Afridi’s Trial: Similar to Gitmo Military Commissions? Bonus: Rohrabacher Goes Bold

Abbottabad district, red, is within Kyhber Pakhtunkhwa Province, green, which is next to the Federally Administered Tribal Areas, blue, where the town of Bara is in Khyber Agency. (Wikimedia Commons)

Fallout continues from yesterday’s sentencing of Dr. Shakeel Afridi, the doctor who helped the CIA to identify Osama bin Laden prior to the US raid that killed him. Marcy commented yesterday on the poor outcome from Leon Panetta disclosing Afridi’s cooperation with the CIA and I noted how the sentencing may have been one motivation behind the potential political impetus for yesterday’s drone strike in Pakistan (which has been followed up by yet another drone strike today).

I will get to the obligatory statement of outrage from Dana Rohrabacher in a bit, but first there is a very interesting article in Dawn that has a few details from Afridi’s trial. Although Afridi’s cooperation with the CIA occurred in Abbottabad, which is in the Khyber Pakhtunkhwa Province (formerly referred to as North West Frontier Province), Afridi was tried in the town of Bara, which is in the Khyber Agency of the Federally Administered Tribal Areas (FATA). The map on the left shows the FATA in blue, most of Khyber Pakhtunkhwa in green and the Abbottabad district in red.

In the Dawn quotations below, “Khyber” refers to Kyber Agency within FATA and not Khyber Pakhtunkhwa, as far as I can tell.

Dawn describes where the trial took place and the convictions that were handed down:

Officials said Afridi had been tried at the office of assistant political agent (APA) in Bara. He was sentenced on the charges of conspiring “to wage war against Pakistan or depriving it of its sovereignty”, “concealing existence of a plan to wage war against Pakistan” and “condemnation of the creation of the state and advocacy of abolition of its sovereignty”.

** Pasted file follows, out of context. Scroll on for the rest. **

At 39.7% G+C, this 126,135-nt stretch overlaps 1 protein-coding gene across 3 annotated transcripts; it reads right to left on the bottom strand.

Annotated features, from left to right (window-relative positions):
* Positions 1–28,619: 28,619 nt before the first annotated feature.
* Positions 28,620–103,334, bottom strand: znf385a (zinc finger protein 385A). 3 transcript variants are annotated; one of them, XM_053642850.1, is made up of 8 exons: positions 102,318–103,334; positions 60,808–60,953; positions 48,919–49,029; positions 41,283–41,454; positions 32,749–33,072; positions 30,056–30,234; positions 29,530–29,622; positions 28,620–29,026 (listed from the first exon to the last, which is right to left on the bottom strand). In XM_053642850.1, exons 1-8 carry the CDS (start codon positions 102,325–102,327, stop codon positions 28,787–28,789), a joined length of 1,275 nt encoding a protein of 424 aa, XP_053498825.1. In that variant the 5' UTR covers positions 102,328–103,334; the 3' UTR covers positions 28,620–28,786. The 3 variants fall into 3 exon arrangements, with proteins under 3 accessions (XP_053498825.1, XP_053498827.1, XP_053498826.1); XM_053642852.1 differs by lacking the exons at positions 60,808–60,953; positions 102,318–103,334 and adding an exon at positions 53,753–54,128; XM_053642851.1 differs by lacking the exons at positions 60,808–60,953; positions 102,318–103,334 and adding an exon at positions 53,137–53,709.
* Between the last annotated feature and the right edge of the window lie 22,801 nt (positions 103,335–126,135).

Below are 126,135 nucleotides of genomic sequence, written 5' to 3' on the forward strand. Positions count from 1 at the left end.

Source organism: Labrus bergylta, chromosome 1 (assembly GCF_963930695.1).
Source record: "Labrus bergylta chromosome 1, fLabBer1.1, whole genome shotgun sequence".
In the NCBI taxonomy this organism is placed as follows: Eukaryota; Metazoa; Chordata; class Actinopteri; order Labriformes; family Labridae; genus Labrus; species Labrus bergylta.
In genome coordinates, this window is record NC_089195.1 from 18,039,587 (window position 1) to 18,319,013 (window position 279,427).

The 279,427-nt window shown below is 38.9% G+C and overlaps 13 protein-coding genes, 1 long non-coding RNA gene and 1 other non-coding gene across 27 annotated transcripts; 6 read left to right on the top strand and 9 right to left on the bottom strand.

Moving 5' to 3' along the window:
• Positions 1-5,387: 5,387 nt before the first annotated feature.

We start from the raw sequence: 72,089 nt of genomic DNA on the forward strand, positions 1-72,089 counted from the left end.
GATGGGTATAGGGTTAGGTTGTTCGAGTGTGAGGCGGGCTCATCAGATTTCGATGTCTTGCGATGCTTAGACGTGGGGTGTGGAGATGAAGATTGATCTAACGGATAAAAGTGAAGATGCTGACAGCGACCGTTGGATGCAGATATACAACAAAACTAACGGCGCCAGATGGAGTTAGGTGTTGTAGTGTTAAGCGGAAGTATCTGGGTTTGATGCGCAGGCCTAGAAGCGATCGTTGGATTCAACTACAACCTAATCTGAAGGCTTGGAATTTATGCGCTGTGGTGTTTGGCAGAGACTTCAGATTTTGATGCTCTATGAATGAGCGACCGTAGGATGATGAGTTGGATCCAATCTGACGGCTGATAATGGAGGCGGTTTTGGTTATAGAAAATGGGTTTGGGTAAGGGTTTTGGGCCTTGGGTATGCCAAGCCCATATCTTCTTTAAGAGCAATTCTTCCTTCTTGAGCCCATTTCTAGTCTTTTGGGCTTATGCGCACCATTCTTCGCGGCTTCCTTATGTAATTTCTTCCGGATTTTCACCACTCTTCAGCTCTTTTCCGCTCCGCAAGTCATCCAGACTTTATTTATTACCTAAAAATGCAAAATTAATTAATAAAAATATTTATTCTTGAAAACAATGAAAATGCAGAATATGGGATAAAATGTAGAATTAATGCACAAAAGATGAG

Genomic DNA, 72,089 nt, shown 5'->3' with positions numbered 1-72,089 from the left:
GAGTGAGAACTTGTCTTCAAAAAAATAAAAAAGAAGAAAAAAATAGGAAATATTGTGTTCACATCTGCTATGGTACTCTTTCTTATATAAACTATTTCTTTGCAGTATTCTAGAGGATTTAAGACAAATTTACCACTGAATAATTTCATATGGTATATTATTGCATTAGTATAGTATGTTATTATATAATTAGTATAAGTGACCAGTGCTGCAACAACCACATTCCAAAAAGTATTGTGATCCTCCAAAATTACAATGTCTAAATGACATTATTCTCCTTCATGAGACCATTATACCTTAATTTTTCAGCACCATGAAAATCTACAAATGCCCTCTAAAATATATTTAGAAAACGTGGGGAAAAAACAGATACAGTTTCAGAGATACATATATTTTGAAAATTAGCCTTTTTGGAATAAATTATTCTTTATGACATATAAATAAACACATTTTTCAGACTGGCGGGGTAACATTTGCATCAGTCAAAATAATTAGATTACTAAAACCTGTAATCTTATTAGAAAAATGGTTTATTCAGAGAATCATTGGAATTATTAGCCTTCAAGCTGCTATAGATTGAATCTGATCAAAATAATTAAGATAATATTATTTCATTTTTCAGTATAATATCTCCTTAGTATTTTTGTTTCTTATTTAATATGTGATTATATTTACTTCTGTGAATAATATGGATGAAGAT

“The trial conducted under the Frontier Crimes Regulation continued for one year during which Dr Afridi was denied the right to engage a lawyer,” said Rahat Gul, an administrative official at the Khyber House.

Dawn then moved on to citing criticism about where the trial took place:

Critics have said he should not have been tried under tribal law for an alleged crime that took place outside tribal jurisdiction, in the town of Abbottabad where he ran a fake vaccination programme designed to collect bin Laden family DNA.

A senior official in Khyber, Nasir Khan, defended Afridi’s trial.

“We have powers to try a resident of FATA (the federally administered tribal areas) under the FCR enforced in tribal areas,” he told AFP.

Hmmm. Venue-shopping. That would never happen in the US, especially when the chosen venue is seriously lacking in due process.

And the trial had to be secret so that Afridi would not be attacked:

“The trial was kept secret so that no one can attack him. We did not reveal even the name of the jirga members to avoid any risk,” he said.

Because of the secrecy surrounding the trial, Dawn informs us that there are conflicting reports on whether Afridi was present. Howver, they did have a report he was present during sentencing, but this quote appears to differ from the one above on how long the trial took:

Nasir Khan said he had appeared on Wednesday when the verdict was announced in Peshawar.

Khan said Afridi’s trial lasted two months and that he was given full opportunity to defend himself, but was not entitled to a lawyer.